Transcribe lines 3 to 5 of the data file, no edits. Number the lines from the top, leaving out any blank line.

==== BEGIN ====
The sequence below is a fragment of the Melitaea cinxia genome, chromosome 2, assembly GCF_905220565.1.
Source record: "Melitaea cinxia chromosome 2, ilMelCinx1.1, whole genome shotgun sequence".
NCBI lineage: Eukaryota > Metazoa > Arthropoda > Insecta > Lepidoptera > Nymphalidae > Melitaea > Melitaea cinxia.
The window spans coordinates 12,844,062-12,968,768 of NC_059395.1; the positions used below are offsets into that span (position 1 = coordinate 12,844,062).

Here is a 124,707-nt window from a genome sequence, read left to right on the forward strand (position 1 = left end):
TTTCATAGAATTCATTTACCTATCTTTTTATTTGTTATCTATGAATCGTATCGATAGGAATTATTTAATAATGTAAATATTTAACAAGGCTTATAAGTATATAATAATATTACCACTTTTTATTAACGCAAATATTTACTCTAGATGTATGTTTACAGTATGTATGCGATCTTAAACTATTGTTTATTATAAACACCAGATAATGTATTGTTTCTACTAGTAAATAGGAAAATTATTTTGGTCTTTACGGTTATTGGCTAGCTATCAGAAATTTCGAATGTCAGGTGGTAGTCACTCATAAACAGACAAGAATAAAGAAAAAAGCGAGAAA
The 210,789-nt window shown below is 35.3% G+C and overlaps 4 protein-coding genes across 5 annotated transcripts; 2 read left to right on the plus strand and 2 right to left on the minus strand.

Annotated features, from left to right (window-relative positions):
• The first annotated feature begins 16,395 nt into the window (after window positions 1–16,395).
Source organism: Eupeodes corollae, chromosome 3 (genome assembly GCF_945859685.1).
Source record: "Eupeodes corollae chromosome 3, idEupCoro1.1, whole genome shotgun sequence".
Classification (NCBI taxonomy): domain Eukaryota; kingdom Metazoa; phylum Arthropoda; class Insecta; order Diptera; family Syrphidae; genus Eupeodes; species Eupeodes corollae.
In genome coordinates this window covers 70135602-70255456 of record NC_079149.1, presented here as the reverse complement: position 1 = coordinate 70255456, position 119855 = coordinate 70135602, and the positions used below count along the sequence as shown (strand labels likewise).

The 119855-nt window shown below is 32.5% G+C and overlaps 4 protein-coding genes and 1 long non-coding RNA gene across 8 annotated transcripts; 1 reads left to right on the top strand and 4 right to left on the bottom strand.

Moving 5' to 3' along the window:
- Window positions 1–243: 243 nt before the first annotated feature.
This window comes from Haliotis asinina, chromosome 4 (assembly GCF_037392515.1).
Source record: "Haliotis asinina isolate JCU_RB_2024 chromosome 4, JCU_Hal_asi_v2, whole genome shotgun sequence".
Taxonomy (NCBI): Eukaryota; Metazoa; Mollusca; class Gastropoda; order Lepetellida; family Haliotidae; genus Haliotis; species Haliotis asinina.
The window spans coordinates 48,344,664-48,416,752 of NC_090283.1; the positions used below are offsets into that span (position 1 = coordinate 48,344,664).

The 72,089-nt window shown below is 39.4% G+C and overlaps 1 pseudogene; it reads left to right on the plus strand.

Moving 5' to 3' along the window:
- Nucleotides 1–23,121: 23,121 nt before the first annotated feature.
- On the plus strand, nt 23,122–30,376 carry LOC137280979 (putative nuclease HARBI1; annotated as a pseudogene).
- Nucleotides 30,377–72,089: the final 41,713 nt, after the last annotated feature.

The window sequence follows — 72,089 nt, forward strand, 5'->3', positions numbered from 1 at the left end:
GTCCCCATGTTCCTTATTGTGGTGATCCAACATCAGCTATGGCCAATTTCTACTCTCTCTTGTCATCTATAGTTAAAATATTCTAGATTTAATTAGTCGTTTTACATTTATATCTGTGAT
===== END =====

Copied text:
NCBI lineage: Eukaryota > Metazoa > Arthropoda > Insecta > Lepidoptera > Nymphalidae > Melitaea > Melitaea cinxia.
The window spans coordinates 12,844,062-12,968,768 of NC_059395.1; the positions used below are offsets into that span (position 1 = coordinate 12,844,062).

Here is a 124,707-nt window from a genome sequence, read left to right on the forward strand (position 1 = left end):